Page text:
Capt. Phil Bucklew, who had served in the Scouts and Raiders during World War II, became the first Commander, Naval Operations Support Group Pacific, which included SEAL Team ONE, UDT-11, UDT-12, BJU-1 (Beach Jumpers Unit), and BSU-1 (Boat Support Unit). SEAL Team ONE had as its first commanding officer Lt. David Del Giudice, and was stationed in Coronado, Calif. SEAL Team TWO’s first commanding officer was Lt. John F. Callahan, and the team was stationed in Little Creek.

On Dec. 27, 1962, Rear Adm. Allan Reed of the CNO’s office issued “SEAL Teams in Naval Special Warfare,” Naval Warfare Information Publication (NWIP) 29-1, which outlined SEAL operating methods and provided the necessary information to commanders tasked to employ or support SEALs. NWIP 29-1 summarized SEAL doctrine and listed in broad terms the types of missions that since have become well known to the general public: reconnaissance, interdiction, sabotage and demolition, and training and advising. In addition, SEALs were tasked with developing weapon and transport systems and if necessary customizing them for their specific mission needs. That included the application of specialized underwater breathing apparatuses, transport vehicles (both underwater and surface), parachutes, and other systems. Examples of surface boats used by SEALs in the Vietnam War include the Light SEAL Support Craft (LSSC), the Medium SEAL Support Craft (MSSC), and the SEAL Team Assault Boat (STAB).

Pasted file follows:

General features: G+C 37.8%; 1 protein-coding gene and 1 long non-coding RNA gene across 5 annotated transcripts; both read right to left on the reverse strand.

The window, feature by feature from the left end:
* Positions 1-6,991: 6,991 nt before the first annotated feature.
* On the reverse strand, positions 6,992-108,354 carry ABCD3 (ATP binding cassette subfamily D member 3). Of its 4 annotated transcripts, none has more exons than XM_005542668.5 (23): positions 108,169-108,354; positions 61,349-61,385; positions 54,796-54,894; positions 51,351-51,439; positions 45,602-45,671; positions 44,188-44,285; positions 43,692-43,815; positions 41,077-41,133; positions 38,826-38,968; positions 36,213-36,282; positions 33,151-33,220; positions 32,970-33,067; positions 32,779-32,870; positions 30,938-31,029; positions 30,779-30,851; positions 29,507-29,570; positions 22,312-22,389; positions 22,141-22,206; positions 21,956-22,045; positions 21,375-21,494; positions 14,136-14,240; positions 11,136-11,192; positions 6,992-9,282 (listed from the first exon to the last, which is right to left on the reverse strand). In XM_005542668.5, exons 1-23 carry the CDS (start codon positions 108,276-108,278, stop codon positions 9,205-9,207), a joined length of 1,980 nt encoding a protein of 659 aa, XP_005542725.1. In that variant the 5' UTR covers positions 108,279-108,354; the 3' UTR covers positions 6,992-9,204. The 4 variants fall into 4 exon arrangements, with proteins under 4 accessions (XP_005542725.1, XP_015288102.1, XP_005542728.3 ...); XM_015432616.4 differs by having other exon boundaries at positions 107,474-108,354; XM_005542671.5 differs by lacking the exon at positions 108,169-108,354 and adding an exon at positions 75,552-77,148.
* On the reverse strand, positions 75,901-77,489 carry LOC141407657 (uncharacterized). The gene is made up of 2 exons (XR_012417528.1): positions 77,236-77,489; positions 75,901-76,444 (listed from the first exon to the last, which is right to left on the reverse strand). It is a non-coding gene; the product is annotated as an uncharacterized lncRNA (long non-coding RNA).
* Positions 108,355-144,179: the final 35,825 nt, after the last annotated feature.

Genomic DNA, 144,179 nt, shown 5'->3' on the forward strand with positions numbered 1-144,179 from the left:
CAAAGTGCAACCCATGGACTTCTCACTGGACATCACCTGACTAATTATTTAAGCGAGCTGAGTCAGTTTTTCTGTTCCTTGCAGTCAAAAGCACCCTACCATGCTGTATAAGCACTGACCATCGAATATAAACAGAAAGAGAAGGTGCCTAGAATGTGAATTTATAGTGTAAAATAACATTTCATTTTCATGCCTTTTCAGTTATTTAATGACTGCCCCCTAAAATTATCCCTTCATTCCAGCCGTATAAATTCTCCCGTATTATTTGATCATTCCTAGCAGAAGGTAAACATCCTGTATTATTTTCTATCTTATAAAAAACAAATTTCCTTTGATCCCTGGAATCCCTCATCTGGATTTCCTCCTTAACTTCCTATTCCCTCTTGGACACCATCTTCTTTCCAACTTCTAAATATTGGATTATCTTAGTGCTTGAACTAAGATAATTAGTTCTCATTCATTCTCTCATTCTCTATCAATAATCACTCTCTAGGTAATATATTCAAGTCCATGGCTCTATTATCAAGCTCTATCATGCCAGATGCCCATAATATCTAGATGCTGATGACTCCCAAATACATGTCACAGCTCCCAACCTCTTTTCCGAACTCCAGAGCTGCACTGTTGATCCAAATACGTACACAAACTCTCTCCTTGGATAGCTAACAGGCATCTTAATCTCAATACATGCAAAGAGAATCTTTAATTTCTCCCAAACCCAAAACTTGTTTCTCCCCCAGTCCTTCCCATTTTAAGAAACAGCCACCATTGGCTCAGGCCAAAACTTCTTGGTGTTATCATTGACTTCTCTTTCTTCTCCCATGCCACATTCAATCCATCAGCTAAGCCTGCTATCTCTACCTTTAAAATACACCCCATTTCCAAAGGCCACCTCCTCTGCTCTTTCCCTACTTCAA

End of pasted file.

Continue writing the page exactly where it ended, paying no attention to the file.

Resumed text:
Medium SEAL Support Craft (MSSC) Vietnam War